The complications associated with museum exhibitions are easily offset by the over-simplicity of commercial art gallery practice. Everything is wrong with the format in these shows. Where a museum can suffer from time-consuming and cumbersome hierarchal structures, a commercial gallery is often a sitting duck that may, or may not, lay an interesting egg. A good example of an interesting egg, for the second year running, is this year’s group exhibition at Feature Inc.
A survivor of Chicago’s mid-eighties art scene, Feature Inc has a long running stable of loyal artists who make up the majority of the work found in the gallery’s off-season group shows. And this could easily result in another laborious yawn if not for the fact of the delightful outcome. In the end, for this structure to work, the gallery must rely on the inventiveness of their artists, which of course, is a difficult position to take when many of those artists are signed up years in advance with no way of knowing how they will continue to focus individually, or especially, in a group.
This year’s offering is called Skulture with the subheading “builders, building, buildings, build, b but not a or c (or v for that matter).” It is difficult to miss the associations made in the title between sculpture and construction and then it is hard not to notice how the title plays out in the ad hoc, constructivist approach that many of the artists in this exhibition display. In fact, even more so than Feature’s last group show, 2008’s Shit, Skulture appears to reveal latent modernist forms in the work of B. Wurtz, Bill Jenkins, Nancy Shaver, and Richard Bloes, all of whom produce work that could easily be categorized as latter day artists inspired by the abstract sculptures and assemblages of Nicholson, Schwitters or Moholy-Nagy. Then there is the work of Alan Wiener, Richard Rezac, and Mai Braun, whose production could be thought of as updated reactions to the architectural expressionism that dominated global post-war development, i.e. Le Corbusier or Buckminster Fuller. However, there are examples in Skulture that owe no significant debt to 20th century art. But in all the mediums employed here –photo, collage, painting, assemblage, and sculpture–, we see references to the crisp boundaries of objecthood. If these works do not generally reveal the same utopian naiveté of their precursors, then it could be observed that a rougher and far more sarcastic generation has held a looking glass up to the past, not unlike how the Modernists tried to hold a mirror up to the future.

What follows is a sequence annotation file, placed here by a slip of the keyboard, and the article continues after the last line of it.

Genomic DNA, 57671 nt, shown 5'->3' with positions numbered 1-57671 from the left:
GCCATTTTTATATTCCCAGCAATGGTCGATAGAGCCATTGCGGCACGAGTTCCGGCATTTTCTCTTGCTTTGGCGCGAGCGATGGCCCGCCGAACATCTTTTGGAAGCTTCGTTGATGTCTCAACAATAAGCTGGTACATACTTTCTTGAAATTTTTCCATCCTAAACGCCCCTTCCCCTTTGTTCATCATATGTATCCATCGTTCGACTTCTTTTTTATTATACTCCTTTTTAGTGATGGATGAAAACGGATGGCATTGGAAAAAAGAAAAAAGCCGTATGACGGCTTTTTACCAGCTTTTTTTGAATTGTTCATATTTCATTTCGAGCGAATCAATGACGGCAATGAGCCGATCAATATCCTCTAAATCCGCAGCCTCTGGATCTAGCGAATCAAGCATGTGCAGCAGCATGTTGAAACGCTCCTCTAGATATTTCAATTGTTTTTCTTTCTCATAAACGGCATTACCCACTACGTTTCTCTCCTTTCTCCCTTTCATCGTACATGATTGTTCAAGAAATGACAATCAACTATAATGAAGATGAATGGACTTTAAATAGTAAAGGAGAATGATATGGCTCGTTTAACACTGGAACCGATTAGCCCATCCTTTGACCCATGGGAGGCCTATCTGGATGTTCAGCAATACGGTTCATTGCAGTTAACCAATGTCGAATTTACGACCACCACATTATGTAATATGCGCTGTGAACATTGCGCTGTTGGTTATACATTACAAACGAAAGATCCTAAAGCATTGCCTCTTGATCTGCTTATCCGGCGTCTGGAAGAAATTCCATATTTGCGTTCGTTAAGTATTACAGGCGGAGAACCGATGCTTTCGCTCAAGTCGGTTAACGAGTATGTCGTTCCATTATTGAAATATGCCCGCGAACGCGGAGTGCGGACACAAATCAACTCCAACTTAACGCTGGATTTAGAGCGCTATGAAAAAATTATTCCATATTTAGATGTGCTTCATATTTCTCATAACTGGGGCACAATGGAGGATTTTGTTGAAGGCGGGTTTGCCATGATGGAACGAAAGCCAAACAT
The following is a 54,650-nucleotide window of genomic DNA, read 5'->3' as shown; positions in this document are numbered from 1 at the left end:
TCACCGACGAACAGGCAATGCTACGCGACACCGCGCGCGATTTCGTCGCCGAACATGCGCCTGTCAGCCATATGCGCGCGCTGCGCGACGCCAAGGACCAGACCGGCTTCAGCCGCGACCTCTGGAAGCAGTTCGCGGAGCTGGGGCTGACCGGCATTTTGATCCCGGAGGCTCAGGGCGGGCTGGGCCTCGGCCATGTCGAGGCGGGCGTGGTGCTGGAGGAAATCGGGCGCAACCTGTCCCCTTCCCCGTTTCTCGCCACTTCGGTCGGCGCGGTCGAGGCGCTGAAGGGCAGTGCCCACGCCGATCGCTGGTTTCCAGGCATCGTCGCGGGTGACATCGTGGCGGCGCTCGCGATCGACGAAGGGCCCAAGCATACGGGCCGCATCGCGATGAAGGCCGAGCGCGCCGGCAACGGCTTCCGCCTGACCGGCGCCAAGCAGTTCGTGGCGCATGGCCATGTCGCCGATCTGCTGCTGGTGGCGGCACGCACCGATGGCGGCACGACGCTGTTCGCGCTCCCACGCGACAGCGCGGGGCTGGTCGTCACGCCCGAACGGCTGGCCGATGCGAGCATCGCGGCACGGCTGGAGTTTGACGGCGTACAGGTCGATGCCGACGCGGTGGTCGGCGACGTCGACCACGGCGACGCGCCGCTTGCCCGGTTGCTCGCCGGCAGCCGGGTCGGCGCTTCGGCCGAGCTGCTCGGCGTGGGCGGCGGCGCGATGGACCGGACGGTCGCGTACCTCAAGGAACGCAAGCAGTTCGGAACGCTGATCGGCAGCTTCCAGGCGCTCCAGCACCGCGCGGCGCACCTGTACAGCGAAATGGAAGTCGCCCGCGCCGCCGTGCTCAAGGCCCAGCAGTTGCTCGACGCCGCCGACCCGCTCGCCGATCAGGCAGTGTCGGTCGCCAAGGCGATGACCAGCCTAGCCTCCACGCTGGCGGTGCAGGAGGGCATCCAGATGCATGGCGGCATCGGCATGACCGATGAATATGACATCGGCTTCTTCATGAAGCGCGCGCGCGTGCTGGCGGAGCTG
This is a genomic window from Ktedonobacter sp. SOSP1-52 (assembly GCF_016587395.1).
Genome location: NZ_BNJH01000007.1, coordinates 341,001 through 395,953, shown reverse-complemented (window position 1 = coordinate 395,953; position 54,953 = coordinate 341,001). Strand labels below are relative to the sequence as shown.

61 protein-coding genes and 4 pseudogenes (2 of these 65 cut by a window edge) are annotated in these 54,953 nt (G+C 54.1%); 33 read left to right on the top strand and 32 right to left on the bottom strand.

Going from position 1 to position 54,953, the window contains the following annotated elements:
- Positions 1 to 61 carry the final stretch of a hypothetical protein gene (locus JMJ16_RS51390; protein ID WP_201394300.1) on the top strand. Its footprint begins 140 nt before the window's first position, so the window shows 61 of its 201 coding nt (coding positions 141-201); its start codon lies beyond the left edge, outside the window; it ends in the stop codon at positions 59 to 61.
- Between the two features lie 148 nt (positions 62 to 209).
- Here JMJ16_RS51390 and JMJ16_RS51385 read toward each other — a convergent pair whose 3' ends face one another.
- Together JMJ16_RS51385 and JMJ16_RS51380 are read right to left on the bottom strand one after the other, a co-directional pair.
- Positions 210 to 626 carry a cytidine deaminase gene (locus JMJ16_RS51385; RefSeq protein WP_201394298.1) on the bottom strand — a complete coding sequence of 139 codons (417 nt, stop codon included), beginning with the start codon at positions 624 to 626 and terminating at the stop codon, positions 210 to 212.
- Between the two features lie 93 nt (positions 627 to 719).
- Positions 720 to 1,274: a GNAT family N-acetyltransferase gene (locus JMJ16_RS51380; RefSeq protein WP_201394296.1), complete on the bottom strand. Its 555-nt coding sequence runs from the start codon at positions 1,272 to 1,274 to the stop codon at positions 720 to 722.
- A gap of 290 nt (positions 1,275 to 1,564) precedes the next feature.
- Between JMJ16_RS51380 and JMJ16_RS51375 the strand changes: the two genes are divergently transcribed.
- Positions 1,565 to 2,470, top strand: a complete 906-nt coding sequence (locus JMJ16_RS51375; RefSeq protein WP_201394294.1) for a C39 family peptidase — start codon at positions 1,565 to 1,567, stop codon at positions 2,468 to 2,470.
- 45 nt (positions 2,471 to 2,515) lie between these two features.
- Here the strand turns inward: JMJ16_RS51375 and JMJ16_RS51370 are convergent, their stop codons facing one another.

In some cases, the tangential and off-message works in Skulture provide unexpected highlights. An instance of this is Josh Criscione Nusbaum’s sculpture Observer is Watching You, which begins by confronting the viewer as another abstraction only to reveal that the work is, as the title insists, actually looking back at the viewer. Ultimately Skulture shares many of the same virtues, and artists, with last year’s Shit, so we cannot give Feature Inc credit for re-inventing themselves. Indeed, it might even be possible to think of the current show as Shit Part 2, or that Feature Inc is the proud home to a solid collection of productive and very creative artists. Either way, this is a fine case of how a commercial gallery can function as a dependable alternative to a contemporary art museum.
Images: Alan Wiener, Untitled (2009), aquaresin; Josh Criscione Nusbaum , Observer is Watching You (2008), mahogany wood, leather, winter jacket, acrylic, Italian pipe, wicker basket, brass; Mai Braun, Open Form (2008), cardboard, aluminum tape. Courtesy Feature Inc.